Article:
Brian Hamilton: The rest of the story |

Brian Hamilton: The rest of the story

Former Publisher Jeff Ackerman used to tell a story about a cocktail party he attended, where someone asked him what he did for a living.

“I told him I was a newspaper publisher,” he said. “And from the look on his face, you’d thought someone had died.”

It’s a common response these days when it comes to talk about newspapers. Seems most believe we’re all about to write our own obituaries as declining circulation numbers and advertising revenue presents real problems for papers throughout the industry.

A Pew Research Center analysis shows total weekday circulation for U.S. daily newspapers — both print and digital — fell 8 percent in 2016, marking the 28th consecutive year of declines. Across the country, and even in neighboring communities, newspapers are decreasing frequency of publication, or even ceasing print publication altogether.

So, sure, there’s reason for concern about the future of our free press. The challenges ahead for newspapers of all sizes are very real. But there’s also opportunity, and it’s about time newsrooms share that side of the story.

Of course, just as is the case throughout the news industry, the internet has posed many of the challenges we face. But it brought opportunity, too.

The digital world has opened the door to storytelling far beyond the ability to run a photo and article in print. Video reports once owned by TV stations now are routine. has afforded us the ability to break news at any moment, as opposed to waiting for the next day’s edition as we had to for the vast majority of our 154-year history. There’s no need for “Extra! Extra!” editions when you can post breaking news soon after hearing, and confirming, it. Through social media, push notifications and text alerts, we are able to deliver news to thousands of readers in minutes rather than hours.

The truth is The Union is reaching more people than ever.


Of course, we have the internet to thank for being able to measure such growth. In 2017, we grew by 30 percent over the previous year, meaning we had 1.2 million more views of our work. Website wide, had more than 10 million page views in 2017.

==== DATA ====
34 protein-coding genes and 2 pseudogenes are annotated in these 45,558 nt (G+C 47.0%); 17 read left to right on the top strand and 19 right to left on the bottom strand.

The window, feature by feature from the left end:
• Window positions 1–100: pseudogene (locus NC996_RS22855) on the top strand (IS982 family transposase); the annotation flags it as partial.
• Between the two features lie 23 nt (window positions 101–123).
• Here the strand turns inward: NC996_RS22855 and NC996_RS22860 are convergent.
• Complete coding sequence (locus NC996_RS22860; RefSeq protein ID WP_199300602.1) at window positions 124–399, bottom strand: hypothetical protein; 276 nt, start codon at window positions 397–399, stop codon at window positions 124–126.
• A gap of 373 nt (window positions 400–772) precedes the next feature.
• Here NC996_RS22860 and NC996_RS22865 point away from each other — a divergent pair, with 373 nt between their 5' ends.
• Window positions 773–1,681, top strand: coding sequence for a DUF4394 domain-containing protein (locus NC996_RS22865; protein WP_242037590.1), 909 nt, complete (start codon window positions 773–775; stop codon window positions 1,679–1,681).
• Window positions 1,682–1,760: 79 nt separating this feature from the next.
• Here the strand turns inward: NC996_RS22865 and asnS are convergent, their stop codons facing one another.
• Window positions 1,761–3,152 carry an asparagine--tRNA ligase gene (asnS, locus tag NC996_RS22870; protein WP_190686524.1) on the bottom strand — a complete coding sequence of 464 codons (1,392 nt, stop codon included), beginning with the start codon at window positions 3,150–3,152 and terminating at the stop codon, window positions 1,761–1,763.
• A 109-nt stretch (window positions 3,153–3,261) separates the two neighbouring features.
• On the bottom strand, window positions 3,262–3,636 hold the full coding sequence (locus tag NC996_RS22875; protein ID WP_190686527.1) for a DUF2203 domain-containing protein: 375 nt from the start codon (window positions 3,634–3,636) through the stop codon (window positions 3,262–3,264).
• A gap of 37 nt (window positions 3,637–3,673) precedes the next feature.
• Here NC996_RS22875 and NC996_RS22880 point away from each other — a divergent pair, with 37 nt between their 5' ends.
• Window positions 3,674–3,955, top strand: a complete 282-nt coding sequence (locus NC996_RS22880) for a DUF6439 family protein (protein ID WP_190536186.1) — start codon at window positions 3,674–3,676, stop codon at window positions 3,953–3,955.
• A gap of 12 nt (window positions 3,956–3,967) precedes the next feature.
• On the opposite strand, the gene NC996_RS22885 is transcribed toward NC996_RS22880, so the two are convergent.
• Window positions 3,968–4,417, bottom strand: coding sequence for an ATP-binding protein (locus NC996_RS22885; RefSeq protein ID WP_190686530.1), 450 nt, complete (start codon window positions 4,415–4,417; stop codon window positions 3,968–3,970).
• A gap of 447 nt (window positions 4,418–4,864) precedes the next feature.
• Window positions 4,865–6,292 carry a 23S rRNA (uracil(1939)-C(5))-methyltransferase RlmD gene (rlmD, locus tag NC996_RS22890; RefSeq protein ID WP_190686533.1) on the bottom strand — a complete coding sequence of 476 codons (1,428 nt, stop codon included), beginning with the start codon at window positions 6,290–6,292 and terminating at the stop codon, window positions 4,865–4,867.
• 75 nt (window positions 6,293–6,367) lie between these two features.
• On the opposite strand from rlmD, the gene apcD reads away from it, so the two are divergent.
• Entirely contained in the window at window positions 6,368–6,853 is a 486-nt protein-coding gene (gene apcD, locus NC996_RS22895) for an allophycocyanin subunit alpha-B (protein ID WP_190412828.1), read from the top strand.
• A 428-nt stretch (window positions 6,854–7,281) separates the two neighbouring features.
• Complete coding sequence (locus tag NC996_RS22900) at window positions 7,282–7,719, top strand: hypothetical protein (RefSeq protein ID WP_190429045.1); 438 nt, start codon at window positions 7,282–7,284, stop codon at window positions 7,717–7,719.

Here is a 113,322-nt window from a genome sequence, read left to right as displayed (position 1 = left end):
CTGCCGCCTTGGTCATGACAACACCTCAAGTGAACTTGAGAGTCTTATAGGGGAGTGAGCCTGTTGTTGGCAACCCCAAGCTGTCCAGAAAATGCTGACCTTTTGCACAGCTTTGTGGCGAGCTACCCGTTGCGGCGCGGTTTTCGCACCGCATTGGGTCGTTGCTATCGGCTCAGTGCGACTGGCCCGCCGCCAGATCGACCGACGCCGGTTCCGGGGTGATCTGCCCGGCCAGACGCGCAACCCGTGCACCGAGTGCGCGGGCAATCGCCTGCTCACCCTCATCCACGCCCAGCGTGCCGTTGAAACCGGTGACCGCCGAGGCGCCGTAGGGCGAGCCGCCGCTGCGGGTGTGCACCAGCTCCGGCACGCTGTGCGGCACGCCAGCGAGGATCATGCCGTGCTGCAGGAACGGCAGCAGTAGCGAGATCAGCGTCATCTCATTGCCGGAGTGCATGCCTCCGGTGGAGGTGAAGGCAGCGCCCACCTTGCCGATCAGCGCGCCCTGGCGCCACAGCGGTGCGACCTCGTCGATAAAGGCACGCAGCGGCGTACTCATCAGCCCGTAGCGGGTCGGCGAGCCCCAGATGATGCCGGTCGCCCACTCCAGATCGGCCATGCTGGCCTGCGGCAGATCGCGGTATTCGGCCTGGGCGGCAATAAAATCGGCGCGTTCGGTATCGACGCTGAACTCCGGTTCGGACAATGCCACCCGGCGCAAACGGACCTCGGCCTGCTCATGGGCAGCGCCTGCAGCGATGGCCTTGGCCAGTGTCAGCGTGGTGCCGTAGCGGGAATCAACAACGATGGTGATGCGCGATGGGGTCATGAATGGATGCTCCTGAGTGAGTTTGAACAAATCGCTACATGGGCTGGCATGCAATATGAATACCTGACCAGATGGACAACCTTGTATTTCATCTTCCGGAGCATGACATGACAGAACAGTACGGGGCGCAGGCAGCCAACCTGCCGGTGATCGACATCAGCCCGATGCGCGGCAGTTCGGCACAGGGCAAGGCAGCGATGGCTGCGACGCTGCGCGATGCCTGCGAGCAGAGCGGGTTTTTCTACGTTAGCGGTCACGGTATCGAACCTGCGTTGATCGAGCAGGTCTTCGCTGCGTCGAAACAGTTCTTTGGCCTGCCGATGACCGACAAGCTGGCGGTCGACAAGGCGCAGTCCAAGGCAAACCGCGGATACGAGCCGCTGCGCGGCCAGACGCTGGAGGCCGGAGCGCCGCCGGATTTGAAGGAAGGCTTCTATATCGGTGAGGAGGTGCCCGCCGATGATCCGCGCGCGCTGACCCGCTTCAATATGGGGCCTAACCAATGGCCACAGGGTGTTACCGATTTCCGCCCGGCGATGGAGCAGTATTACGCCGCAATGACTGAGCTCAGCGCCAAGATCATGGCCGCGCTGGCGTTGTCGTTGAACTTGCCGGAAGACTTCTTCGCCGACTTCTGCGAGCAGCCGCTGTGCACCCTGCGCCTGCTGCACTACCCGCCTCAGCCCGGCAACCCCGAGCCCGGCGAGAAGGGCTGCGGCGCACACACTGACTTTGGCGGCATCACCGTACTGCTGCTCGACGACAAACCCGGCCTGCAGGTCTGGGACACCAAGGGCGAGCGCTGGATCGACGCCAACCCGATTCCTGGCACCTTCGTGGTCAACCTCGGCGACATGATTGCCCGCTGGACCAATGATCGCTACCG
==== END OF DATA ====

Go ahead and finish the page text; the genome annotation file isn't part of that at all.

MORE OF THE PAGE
That growth is the result in shifting to a digital-first mindset. Whether we’re reporting on wildfires, car crashes or winter storms, our staff stops what we’re working on, gathers as much info as we can at the moment and posts it. We then use our Facebook and Twitter accounts, sharing to local pages like Nevada County Peeps, Nevada County News & Information and Nevada County Happening Now.

Sharing word through social media has become vital. So many of us are scrolling through social media on our smartphones rather than visiting single websites, such as We see something that interests us, click on it, and then we’re back to scrolling again.

But even if you’re not on Facebook, Twitter or Instagram, you’re still able to get the latest news and information through The Union NOW, a feature we launched last year at, where all of The Union’s social media posts, as well as Cal Fire, Caltrans, Office of Emergency Services, local law enforcement and other agencies and organizations offer local information. The Union NOW portal has proved popular, and its live public safety scanner, regularly ranking among the top-read stories each month.

Our push notification system, with more than 5,600 subscribers, and our breaking news text alerts (text UnionNews to 86677) with another 1,200 subscribers, are our most direct tools as our news messages pop up on your personal phone, laptop or desktop screens.

In addition to all this, our daily email newsletter “The Union Today” is sent to more than 10,000 subscribers each day, sharing the day’s top headlines and what The Union staff is working on. Our “Week in Review” newsletter, delivering the week’s top stories, lands in another 8,000 email in-boxes each Sunday.

Clearly, there’s reason to be optimistic about our free press.


I’m blessed to work with a group of talented, hard-working journalists who didn’t get into this business to get rich, but to answer a higher calling to make this community a better place to live, work and play.

We were proud The Union newsroom was recognized this week by the California News Publishers Association with its General Excellence Award in the daily division of newspapers with circulation up to 15,000.

Producing a great small-town newspaper in a community our size is becoming more rare. My hometown paper back in Indiana, where I got my start, is just barely hanging on.

The Union, which has served this community since 1864, needs your support. While we celebrate the right to a free press in producing this “daily miracle,” it certainly isn’t free to pull off.

A paper and online news service is only as strong as the community it connects each day, and we know we have to work hard to earn support from readers, subscribers and advertisers.

We need your help, too, to keep it going.

Contact Editor Brian Hamilton at or 530-477-4249.

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